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2-Plants: GEAC plays safe on Bt cotton approvals



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TITLE:  GEAC plays safe on Bt cotton approvals
SOURCE: The Financial Express, India, by Ashok B. Sharma
        http://www.financialexpress.com/fe_full_story.php?content_id=105507
DATE:   13 Oct 2005

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GEAC plays safe on Bt cotton approvals

NEW DELHI, OCT 13: The controversy over the performance of Bt cotton in
India is far from over. The Genetic Engineering Approval Committee (GEAC)
tried to mediate over the controversy arising out of the publication of a
research paper in July edition of Current Science written by Dr KR
Kranthi and others of the Central Institute of Cotton Research (CICR).

It deliberated twice in two successive meetings in August and September
and failed to give a clear verdict. It came to the conclusion "that there
is a possibility of variation in the Cry 1Ac protien expression in
specific tissue of the plant depending on the genetic background of the
host and the environment in which it is deployed."

The scientific paper itself is a study on "temporal and intra-plant
variability of Cry 1Ac expression in Bt cotton and its influence on the
survival of the cotton bollworm, Helicoverpa armigera." The inserted
transgene Cry 1Ac is designed to counter pests like bollworm.

The GEAC by admitting the "possibility of variation in the Cry 1Ac
expression in specific tissues" depending upon the genetic of the host
has indicated the possibility of failure of Bt cotton under certain
conditions.

The GEAC also admitted: "It is also a fact that Bt technology does not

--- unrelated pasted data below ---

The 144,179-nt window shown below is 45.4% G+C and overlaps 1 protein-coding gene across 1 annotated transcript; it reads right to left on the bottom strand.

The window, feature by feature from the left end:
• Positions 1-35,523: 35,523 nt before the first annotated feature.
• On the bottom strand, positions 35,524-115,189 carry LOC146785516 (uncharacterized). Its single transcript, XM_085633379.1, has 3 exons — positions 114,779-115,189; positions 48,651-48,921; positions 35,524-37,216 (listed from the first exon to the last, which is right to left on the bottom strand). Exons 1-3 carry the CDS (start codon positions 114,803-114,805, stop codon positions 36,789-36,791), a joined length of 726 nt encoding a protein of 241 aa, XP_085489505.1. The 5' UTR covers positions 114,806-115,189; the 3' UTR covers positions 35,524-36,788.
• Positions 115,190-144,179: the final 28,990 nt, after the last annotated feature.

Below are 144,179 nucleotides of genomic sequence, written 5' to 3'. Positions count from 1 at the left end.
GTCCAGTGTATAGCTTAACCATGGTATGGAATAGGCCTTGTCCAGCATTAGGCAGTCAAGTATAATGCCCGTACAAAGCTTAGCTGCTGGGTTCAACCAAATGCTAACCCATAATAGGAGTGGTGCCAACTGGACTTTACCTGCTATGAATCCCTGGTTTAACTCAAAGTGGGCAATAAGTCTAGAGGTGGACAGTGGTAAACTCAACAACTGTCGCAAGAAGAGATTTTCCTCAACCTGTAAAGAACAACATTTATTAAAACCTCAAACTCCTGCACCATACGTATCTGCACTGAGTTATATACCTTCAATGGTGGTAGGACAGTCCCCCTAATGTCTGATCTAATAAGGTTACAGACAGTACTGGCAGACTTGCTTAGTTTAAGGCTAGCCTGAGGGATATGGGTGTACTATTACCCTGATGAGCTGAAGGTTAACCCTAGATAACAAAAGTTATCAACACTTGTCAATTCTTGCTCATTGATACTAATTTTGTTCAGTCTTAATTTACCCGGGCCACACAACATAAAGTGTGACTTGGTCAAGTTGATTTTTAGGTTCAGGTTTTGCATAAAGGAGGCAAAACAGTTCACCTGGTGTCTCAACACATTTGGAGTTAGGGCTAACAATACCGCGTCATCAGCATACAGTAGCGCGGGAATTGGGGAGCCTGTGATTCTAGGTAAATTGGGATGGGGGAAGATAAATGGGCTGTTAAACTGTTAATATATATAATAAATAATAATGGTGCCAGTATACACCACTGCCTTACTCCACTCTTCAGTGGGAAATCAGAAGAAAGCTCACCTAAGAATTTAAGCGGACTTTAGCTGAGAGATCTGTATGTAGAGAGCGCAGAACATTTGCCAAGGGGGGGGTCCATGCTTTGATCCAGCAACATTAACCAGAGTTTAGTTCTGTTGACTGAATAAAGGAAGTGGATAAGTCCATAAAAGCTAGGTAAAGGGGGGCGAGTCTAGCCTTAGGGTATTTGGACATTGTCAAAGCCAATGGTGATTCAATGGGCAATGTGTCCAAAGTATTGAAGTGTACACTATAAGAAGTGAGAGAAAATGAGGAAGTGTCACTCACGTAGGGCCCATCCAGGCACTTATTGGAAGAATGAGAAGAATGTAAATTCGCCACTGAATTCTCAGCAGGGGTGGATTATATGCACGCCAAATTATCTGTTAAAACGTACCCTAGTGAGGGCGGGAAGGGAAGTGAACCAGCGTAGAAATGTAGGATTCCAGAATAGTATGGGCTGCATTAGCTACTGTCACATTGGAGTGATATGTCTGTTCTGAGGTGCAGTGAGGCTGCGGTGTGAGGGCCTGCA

confer 100% elimination of bollworms and, therefore, there is a need to
follow the prescribed integrated pest management (IPM) approach."

Playing safe about its approval of Bt cotton varieties, the GEAC said:
"Taking into consideration the above fact, the GEAC has taken a decision
to approve the Bt hybrids on a case-by-case basis. All hybrids approved
by the GEAC for release have been tested at several sites in various zones."

It suggested that information on IPM should be included in the seed
packet. It also concluded that the present practice of reviewing the
performance of released Bt cotton hybrids after every three years should
continue.

However in the meeting on August 10, GEAC defended Bt technology and
said: "It does not mean that the Bt technology is inadequate to confer
protection from bollworms in cotton plants." It suggested CICR and Dr
Kranthi to "take necessary action to counter the allegations and put the
issues in proper perspective as the findings of CICR are being quoted by
NGOs all over the world.


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